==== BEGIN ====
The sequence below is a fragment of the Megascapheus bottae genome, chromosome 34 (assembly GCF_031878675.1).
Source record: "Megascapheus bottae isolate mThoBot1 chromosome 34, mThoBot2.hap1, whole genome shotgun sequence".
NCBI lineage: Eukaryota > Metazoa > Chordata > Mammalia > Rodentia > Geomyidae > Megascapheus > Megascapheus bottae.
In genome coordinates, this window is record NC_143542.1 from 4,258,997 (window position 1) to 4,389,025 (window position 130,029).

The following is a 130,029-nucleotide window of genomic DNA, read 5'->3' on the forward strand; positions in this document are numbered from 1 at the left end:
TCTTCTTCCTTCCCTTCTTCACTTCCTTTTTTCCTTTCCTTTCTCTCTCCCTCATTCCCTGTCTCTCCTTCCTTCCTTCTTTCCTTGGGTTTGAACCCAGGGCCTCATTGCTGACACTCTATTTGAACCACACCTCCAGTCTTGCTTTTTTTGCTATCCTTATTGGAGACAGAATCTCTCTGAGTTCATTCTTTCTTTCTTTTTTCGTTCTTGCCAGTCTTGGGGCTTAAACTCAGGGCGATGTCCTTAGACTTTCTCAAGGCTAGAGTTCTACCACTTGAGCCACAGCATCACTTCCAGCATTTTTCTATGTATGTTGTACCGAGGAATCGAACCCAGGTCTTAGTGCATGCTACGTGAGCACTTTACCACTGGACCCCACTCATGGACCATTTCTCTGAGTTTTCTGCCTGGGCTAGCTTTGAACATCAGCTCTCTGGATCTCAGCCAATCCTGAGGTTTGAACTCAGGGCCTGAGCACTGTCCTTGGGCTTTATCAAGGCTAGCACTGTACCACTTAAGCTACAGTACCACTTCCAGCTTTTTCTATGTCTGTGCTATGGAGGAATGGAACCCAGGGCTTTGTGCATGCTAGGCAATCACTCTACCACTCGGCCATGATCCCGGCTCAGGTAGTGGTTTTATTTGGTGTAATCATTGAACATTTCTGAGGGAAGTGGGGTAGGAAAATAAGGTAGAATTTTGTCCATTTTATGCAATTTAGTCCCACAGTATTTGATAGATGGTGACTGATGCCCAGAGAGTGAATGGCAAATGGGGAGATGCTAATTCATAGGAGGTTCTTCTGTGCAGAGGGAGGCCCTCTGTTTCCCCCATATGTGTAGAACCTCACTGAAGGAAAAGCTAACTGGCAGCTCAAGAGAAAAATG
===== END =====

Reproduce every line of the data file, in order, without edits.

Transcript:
The sequence below is a fragment of the Megascapheus bottae genome, chromosome 34 (assembly GCF_031878675.1).
Source record: "Megascapheus bottae isolate mThoBot1 chromosome 34, mThoBot2.hap1, whole genome shotgun sequence".
NCBI lineage: Eukaryota > Metazoa > Chordata > Mammalia > Rodentia > Geomyidae > Megascapheus > Megascapheus bottae.
In genome coordinates, this window is record NC_143542.1 from 4,258,997 (window position 1) to 4,389,025 (window position 130,029).

The following is a 130,029-nucleotide window of genomic DNA, read 5'->3' on the forward strand; positions in this document are numbered from 1 at the left end:
TCTTCTTCCTTCCCTTCTTCACTTCCTTTTTTCCTTTCCTTTCTCTCTCCCTCATTCCCTGTCTCTCCTTCCTTCCTTCTTTCCTTGGGTTTGAACCCAGGGCCTCATTGCTGACACTCTATTTGAACCACACCTCCAGTCTTGCTTTTTTTGCTATCCTTATTGGAGACAGAATCTCTCTGAGTTCATTCTTTCTTTCTTTTTTCGTTCTTGCCAGTCTTGGGGCTTAAACTCAGGGCGATGTCCTTAGACTTTCTCAAGGCTAGAGTTCTACCACTTGAGCCACAGCATCACTTCCAGCATTTTTCTATGTATGTTGTACCGAGGAATCGAACCCAGGTCTTAGTGCATGCTACGTGAGCACTTTACCACTGGACCCCACTCATGGACCATTTCTCTGAGTTTTCTGCCTGGGCTAGCTTTGAACATCAGCTCTCTGGATCTCAGCCAATCCTGAGGTTTGAACTCAGGGCCTGAGCACTGTCCTTGGGCTTTATCAAGGCTAGCACTGTACCACTTAAGCTACAGTACCACTTCCAGCTTTTTCTATGTCTGTGCTATGGAGGAATGGAACCCAGGGCTTTGTGCATGCTAGGCAATCACTCTACCACTCGGCCATGATCCCGGCTCAGGTAGTGGTTTTATTTGGTGTAATCATTGAACATTTCTGAGGGAAGTGGGGTAGGAAAATAAGGTAGAATTTTGTCCATTTTATGCAATTTAGTCCCACAGTATTTGATAGATGGTGACTGATGCCCAGAGAGTGAATGGCAAATGGGGAGATGCTAATTCATAGGAGGTTCTTCTGTGCAGAGGGAGGCCCTCTGTTTCCCCCATATGTGTAGAACCTCACTGAAGGAAAAGCTAACTGGCAGCTCAAGAGAAAAATG